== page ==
There would be dozens of examples to provide of words or phrases or grammar rules that don't have a perfect equivalent in another language, but I will keep that for later.

(As for those of you who have reservations about bilingualism in children, I strongly encourage you to read serious research on the topic.)

Once they master two languages, some individuals make the conscious choice of not using their first language in their creation. Canadian examples that come to mind are the writer Nancy Huston and the singer Jim Corcoran, both native English-speakers who nonetheless create in French.

Huston says that it was easier for her to find her writing voice in French. Corcoran, on the other hand, mentioned in some TV interview (I'm digging old memories here!) that his first french kiss (with a French girl, bien sûr!) convinced him of the value of the French language.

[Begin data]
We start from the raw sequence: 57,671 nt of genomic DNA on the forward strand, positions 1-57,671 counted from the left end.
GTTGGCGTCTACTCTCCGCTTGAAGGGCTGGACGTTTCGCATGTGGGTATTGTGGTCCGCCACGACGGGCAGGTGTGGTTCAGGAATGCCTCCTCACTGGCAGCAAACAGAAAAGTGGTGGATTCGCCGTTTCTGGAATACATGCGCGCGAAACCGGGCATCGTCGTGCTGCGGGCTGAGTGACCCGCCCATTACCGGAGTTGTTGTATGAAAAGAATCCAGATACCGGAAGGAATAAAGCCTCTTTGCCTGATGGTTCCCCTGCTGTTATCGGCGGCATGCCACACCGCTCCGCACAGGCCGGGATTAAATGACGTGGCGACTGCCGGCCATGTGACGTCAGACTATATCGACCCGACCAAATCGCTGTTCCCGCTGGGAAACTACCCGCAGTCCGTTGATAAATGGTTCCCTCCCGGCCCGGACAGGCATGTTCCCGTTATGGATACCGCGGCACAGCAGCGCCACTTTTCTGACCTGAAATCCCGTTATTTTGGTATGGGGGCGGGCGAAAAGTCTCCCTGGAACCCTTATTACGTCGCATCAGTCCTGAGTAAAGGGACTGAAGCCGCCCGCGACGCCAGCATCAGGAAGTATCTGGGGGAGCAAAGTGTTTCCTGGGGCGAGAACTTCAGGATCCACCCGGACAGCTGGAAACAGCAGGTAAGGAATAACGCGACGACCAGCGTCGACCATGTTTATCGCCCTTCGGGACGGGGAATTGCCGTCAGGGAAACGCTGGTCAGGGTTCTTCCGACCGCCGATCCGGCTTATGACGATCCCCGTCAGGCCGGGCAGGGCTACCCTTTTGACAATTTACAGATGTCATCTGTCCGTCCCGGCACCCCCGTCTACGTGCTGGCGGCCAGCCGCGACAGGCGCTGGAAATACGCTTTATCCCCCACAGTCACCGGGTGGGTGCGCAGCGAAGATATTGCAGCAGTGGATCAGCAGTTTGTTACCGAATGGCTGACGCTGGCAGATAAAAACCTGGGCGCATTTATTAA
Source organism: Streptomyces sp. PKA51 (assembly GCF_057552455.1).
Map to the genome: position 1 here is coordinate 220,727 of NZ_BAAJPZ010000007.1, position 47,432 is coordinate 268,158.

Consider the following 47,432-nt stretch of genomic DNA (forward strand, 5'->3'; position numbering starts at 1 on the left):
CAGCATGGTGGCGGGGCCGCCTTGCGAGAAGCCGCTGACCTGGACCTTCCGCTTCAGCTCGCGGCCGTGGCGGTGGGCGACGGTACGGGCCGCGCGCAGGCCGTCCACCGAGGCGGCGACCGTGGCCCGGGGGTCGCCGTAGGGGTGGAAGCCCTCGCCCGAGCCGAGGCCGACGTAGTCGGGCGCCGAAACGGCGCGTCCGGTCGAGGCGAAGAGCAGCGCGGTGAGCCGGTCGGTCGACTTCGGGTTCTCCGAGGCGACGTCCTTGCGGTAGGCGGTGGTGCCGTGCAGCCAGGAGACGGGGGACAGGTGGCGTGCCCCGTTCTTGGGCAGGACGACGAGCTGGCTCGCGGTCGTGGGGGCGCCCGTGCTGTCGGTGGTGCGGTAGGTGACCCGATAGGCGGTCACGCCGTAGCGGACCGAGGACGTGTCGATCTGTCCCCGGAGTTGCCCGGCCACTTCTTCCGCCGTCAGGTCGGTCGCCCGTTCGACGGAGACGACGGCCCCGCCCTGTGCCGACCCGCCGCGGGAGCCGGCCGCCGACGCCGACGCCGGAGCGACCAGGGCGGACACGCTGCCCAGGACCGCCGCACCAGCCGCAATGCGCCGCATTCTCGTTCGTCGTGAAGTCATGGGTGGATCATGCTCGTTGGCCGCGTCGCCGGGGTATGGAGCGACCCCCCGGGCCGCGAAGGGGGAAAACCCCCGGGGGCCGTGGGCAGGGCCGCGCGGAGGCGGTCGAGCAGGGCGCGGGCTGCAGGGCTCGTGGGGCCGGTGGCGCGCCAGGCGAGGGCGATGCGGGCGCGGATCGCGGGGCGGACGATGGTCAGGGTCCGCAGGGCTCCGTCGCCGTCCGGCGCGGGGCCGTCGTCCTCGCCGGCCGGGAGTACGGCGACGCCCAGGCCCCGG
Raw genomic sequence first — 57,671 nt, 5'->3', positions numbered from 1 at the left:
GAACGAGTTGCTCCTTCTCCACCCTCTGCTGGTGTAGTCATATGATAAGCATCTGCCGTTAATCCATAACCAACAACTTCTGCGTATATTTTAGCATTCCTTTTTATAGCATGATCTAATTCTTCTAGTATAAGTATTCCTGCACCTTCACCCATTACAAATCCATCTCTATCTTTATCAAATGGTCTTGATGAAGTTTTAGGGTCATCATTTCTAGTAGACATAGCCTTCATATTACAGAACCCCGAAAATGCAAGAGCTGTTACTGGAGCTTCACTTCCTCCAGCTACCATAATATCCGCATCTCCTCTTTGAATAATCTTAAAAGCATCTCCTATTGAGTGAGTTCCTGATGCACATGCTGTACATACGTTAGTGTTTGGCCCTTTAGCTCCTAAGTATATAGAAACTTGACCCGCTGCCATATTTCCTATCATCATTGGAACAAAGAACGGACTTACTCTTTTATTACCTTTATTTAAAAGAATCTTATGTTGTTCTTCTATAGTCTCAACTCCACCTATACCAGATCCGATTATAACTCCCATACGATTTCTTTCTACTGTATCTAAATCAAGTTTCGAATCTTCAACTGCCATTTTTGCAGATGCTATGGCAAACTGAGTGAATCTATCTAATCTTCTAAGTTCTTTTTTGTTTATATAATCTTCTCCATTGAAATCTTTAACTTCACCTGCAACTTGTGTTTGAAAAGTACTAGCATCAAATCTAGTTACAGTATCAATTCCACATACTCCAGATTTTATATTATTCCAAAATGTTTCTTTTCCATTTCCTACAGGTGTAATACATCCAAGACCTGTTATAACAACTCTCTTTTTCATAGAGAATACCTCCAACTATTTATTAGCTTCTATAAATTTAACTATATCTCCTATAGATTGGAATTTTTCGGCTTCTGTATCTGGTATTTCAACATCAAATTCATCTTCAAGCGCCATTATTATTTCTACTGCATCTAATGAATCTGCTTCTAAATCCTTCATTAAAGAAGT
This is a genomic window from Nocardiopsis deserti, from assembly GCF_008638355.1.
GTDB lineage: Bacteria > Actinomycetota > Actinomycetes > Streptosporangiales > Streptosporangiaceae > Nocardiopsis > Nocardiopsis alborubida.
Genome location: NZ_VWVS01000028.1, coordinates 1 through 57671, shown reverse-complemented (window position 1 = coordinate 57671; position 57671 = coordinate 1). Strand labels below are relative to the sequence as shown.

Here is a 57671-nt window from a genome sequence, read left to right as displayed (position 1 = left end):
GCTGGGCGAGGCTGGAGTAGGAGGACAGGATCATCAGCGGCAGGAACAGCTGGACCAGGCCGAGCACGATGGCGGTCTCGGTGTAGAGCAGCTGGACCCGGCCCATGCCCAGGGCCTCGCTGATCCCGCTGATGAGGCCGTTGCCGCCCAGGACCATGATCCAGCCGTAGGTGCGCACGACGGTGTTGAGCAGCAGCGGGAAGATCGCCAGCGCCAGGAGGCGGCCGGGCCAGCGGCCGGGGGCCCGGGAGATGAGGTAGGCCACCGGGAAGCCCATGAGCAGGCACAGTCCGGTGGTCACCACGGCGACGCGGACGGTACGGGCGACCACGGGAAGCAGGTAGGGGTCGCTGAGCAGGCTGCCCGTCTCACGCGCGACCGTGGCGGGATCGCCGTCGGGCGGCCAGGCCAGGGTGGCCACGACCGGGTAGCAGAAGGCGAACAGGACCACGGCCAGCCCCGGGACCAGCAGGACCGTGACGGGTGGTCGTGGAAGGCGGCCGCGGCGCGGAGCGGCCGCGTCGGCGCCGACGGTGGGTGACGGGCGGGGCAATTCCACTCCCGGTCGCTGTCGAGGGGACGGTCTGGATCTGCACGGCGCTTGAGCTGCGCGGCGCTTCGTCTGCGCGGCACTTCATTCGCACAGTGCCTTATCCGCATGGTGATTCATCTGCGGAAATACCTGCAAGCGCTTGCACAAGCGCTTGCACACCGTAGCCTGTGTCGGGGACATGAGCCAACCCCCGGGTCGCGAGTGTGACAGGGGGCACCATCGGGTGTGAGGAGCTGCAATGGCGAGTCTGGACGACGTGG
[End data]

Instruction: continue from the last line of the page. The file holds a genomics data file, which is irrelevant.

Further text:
As for myself, I chose to write this blog in English mostly for modesty reasons: I feel naked when I write in  French. Writing in English, since it's not my first language, puts a slight distance between me and my writing. I don't feel like I'm putting my guts on the page. I don't feel as naked. I feel like I'm at least wearing a negligee.

(That's when D ruins it all by exclaiming "Well, it's still sexy!")

My only reservation about bilingualism is that you never fully master your second language the way you do your first language, which can lead to awkward situations such as the following:

A friend of mine, V, wrote the following status on her Facebook account:

"I am at the restaurant with my boss and getting it on by the waiter in front of everyone."

We were all in awe until it finally occurred to us that what she actually meant to say was "I am getting HIT on by the waiter".

The difference one poor letter can make!

Not much better myself, I recently loudly announced, upon arriving at a party (and trying to be helpful):

"I'm willing and able! Is there anyone I can do?"

(At least no one can reproach me a lack of straightforwardness!)